Objectives: To investigate the diagnostic accuracy of presentation ischaemia-modified albumin (IMA), in addition to cardiac troponin I (TnI), as a strategy to rapidly ascribe low risk to patients with chest pain attending an emergency department, and to determine whether IMA has the potential to reduce transit time in emergency departments.
Methods: A prospective observational study was carried out in two emergency departments (belonging to the John Radcliffe Hospital, Oxford, UK; and the Frenchay Hospital, Bristol, UK) of similar size. Consecutive adult patients presenting with features of possible ischaemic cardiac chest pain and a normal electrocardiogram were eligible. The index test (measurement of IMA and TnI at presentation) and reference standard (delayed TnI measurement, taken at least 8 h after pain onset) were applied to all recruited patients. All clinicians were blinded to the results of the index test. Assays were carried out in a single laboratory using standard techniques.
Results: 399 patients were recruited; 277 patients had a result for both the index test and reference standard. The sensitivity was 97.6% (95% confidence interval (CI) 87.4 to 99.9), negative predictive value 97% (95% CI 84.2 to 99.9) and specificity 13.6% (95% CI 9.5 to 18.7). Sensitivity analysis showed similar findings in three alternative scenarios. Receiver operating characteristic analysis indicated that a different “cut-off” value for IMA would not improve the properties of the test. The median potential time saved (n = 268) was 6 h and 10 min.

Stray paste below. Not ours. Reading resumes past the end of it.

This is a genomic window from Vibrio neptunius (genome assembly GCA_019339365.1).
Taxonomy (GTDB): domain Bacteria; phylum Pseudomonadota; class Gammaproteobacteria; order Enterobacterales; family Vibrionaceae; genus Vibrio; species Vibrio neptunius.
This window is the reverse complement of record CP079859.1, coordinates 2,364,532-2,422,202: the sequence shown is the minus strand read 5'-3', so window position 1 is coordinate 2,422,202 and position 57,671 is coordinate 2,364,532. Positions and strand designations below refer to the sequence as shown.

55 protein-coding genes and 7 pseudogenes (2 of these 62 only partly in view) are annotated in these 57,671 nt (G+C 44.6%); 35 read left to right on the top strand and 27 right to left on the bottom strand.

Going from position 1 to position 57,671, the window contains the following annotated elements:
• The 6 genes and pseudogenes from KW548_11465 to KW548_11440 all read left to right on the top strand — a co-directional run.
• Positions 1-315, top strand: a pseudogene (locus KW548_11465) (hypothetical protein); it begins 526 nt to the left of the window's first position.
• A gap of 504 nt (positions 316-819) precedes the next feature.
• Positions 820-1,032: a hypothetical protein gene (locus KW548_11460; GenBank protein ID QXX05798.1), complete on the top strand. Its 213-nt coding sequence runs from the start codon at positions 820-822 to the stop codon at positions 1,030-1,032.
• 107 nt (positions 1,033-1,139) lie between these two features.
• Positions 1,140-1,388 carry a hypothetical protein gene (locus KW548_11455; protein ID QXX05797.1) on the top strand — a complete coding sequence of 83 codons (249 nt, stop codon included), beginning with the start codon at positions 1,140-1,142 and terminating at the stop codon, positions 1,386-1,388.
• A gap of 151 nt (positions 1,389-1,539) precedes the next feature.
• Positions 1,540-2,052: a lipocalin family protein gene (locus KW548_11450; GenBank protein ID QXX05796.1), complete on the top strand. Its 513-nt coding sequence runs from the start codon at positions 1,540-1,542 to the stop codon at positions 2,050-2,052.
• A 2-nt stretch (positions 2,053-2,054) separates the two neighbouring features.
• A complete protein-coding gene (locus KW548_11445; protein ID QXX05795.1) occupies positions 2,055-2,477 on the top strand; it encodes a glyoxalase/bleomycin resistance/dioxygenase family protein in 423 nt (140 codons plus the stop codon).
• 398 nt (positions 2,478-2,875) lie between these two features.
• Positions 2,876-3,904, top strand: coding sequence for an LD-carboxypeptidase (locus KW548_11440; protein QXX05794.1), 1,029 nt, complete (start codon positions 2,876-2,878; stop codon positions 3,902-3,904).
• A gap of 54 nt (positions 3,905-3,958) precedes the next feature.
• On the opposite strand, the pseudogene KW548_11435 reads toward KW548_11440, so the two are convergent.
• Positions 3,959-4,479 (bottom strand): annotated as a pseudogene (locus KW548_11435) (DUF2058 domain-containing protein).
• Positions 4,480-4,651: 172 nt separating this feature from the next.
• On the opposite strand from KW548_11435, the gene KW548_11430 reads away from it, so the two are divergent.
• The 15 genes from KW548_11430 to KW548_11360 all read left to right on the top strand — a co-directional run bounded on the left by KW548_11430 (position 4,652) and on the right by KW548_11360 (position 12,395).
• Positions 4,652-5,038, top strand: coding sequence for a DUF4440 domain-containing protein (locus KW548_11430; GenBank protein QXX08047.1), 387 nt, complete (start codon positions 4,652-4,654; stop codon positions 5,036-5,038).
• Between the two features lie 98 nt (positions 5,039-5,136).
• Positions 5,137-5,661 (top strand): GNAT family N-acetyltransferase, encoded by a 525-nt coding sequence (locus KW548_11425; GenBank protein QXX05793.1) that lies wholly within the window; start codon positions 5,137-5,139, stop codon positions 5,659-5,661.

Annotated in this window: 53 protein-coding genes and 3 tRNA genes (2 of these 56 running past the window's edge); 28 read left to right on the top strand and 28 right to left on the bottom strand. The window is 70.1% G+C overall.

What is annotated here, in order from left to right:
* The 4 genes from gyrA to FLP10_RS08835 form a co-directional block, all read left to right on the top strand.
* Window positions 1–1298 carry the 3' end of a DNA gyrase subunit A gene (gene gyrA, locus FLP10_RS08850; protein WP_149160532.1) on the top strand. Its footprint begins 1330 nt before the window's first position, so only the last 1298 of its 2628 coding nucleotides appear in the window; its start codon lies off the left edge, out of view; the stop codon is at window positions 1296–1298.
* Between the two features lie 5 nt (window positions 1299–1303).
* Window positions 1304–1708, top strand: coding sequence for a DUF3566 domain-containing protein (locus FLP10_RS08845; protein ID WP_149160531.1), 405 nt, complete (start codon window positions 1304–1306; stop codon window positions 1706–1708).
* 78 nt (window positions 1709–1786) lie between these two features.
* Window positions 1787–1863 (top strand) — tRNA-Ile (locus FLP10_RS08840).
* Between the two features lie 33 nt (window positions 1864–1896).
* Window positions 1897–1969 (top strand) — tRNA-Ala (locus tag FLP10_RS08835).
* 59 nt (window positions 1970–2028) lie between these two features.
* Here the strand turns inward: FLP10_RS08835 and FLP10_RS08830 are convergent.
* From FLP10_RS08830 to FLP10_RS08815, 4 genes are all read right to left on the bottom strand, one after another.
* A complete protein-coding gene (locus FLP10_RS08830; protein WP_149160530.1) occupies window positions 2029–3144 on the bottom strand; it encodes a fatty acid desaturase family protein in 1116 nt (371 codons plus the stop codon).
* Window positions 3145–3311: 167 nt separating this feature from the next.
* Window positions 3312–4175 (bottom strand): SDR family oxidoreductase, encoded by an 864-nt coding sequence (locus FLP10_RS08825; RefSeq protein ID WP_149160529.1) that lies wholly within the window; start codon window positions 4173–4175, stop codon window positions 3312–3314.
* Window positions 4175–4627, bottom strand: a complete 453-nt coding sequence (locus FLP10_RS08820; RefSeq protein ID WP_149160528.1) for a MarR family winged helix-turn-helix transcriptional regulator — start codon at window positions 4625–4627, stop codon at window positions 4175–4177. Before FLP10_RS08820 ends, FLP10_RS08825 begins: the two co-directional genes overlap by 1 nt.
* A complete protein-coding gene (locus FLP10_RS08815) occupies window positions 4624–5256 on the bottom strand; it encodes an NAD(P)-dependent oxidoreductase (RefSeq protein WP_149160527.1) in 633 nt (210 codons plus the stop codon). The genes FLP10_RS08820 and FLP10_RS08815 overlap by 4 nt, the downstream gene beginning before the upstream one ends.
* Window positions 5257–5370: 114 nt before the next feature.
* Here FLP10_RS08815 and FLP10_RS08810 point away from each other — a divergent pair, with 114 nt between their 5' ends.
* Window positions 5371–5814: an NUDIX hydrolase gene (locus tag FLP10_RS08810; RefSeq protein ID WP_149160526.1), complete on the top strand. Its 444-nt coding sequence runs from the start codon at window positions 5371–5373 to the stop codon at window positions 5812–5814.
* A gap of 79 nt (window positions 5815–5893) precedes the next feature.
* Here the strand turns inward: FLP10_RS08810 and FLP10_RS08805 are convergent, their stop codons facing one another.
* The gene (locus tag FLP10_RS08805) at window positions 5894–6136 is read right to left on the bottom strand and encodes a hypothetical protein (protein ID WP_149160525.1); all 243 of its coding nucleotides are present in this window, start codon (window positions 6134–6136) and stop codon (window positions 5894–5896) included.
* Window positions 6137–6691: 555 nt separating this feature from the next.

Conclusion: The diagnostic accuracy of presentation IMA in this study does not support its use as an effective risk stratification tool for patients with chest pain in the emergency department. The sensitivity is insufficiently high, with a small number of false negatives undermining the safety of the test. Frequent false positives produce a low specificity that limits the practical value of the test.
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Funding: Inverness Medical, the company that owns and markets IMA, met the laboratory and recruitment costs. Additional funding was received from a Boehringer Ingelheim research grant, administered by the College of Emergency Medicine.
Competing interests: None.
Ethical approval: Separate ethical approval was sought and obtained from the local ethics committee at both Oxford Radcliffe Hospital and North Bristol NHS Trust.
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